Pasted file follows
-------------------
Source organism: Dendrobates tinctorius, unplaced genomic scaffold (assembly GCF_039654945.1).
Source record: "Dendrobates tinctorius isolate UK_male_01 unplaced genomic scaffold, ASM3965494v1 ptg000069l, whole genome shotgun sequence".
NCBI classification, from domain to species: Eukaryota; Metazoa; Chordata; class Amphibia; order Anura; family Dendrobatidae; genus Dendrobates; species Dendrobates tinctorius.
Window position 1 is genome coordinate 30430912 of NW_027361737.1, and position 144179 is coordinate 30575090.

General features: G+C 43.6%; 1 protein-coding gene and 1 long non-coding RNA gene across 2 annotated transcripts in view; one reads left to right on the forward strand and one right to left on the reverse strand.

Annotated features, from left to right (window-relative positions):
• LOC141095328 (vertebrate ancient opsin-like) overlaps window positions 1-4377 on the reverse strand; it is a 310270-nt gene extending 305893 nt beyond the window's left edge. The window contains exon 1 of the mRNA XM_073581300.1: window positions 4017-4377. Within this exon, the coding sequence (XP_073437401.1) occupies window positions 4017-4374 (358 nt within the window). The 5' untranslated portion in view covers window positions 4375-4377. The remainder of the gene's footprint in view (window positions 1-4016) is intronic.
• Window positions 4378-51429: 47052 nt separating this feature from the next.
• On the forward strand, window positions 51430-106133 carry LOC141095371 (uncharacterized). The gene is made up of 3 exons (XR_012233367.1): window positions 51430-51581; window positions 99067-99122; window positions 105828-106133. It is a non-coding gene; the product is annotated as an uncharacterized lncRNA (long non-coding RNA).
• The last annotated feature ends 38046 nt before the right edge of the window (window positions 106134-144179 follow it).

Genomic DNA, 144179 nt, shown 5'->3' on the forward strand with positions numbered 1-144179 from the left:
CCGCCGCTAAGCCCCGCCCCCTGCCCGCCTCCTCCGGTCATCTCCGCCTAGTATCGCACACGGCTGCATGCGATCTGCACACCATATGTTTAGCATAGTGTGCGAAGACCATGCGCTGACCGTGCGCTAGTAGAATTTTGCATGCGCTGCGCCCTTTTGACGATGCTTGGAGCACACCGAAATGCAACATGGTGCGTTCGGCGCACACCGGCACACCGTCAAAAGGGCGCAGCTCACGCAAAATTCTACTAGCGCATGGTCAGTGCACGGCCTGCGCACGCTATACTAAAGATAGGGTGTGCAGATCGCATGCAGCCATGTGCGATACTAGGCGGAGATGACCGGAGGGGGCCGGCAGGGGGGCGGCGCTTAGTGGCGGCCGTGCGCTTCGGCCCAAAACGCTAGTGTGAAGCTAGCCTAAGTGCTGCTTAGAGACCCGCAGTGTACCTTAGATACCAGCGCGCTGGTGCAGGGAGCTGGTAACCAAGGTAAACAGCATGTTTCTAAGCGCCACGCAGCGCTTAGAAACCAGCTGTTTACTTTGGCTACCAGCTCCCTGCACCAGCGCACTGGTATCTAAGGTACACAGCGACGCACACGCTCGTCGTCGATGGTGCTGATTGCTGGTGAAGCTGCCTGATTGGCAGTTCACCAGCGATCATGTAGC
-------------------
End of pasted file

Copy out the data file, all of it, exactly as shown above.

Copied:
Source organism: Dendrobates tinctorius, unplaced genomic scaffold (assembly GCF_039654945.1).
Source record: "Dendrobates tinctorius isolate UK_male_01 unplaced genomic scaffold, ASM3965494v1 ptg000069l, whole genome shotgun sequence".
NCBI classification, from domain to species: Eukaryota; Metazoa; Chordata; class Amphibia; order Anura; family Dendrobatidae; genus Dendrobates; species Dendrobates tinctorius.
Window position 1 is genome coordinate 30430912 of NW_027361737.1, and position 144179 is coordinate 30575090.

General features: G+C 43.6%; 1 protein-coding gene and 1 long non-coding RNA gene across 2 annotated transcripts in view; one reads left to right on the forward strand and one right to left on the reverse strand.

Annotated features, from left to right (window-relative positions):
• LOC141095328 (vertebrate ancient opsin-like) overlaps window positions 1-4377 on the reverse strand; it is a 310270-nt gene extending 305893 nt beyond the window's left edge. The window contains exon 1 of the mRNA XM_073581300.1: window positions 4017-4377. Within this exon, the coding sequence (XP_073437401.1) occupies window positions 4017-4374 (358 nt within the window). The 5' untranslated portion in view covers window positions 4375-4377. The remainder of the gene's footprint in view (window positions 1-4016) is intronic.
• Window positions 4378-51429: 47052 nt separating this feature from the next.
• On the forward strand, window positions 51430-106133 carry LOC141095371 (uncharacterized). The gene is made up of 3 exons (XR_012233367.1): window positions 51430-51581; window positions 99067-99122; window positions 105828-106133. It is a non-coding gene; the product is annotated as an uncharacterized lncRNA (long non-coding RNA).
• The last annotated feature ends 38046 nt before the right edge of the window (window positions 106134-144179 follow it).

Genomic DNA, 144179 nt, shown 5'->3' on the forward strand with positions numbered 1-144179 from the left:
CCGCCGCTAAGCCCCGCCCCCTGCCCGCCTCCTCCGGTCATCTCCGCCTAGTATCGCACACGGCTGCATGCGATCTGCACACCATATGTTTAGCATAGTGTGCGAAGACCATGCGCTGACCGTGCGCTAGTAGAATTTTGCATGCGCTGCGCCCTTTTGACGATGCTTGGAGCACACCGAAATGCAACATGGTGCGTTCGGCGCACACCGGCACACCGTCAAAAGGGCGCAGCTCACGCAAAATTCTACTAGCGCATGGTCAGTGCACGGCCTGCGCACGCTATACTAAAGATAGGGTGTGCAGATCGCATGCAGCCATGTGCGATACTAGGCGGAGATGACCGGAGGGGGCCGGCAGGGGGGCGGCGCTTAGTGGCGGCCGTGCGCTTCGGCCCAAAACGCTAGTGTGAAGCTAGCCTAAGTGCTGCTTAGAGACCCGCAGTGTACCTTAGATACCAGCGCGCTGGTGCAGGGAGCTGGTAACCAAGGTAAACAGCATGTTTCTAAGCGCCACGCAGCGCTTAGAAACCAGCTGTTTACTTTGGCTACCAGCTCCCTGCACCAGCGCACTGGTATCTAAGGTACACAGCGACGCACACGCTCGTCGTCGATGGTGCTGATTGCTGGTGAAGCTGCCTGATTGGCAGTTCACCAGCGATCATGTAGC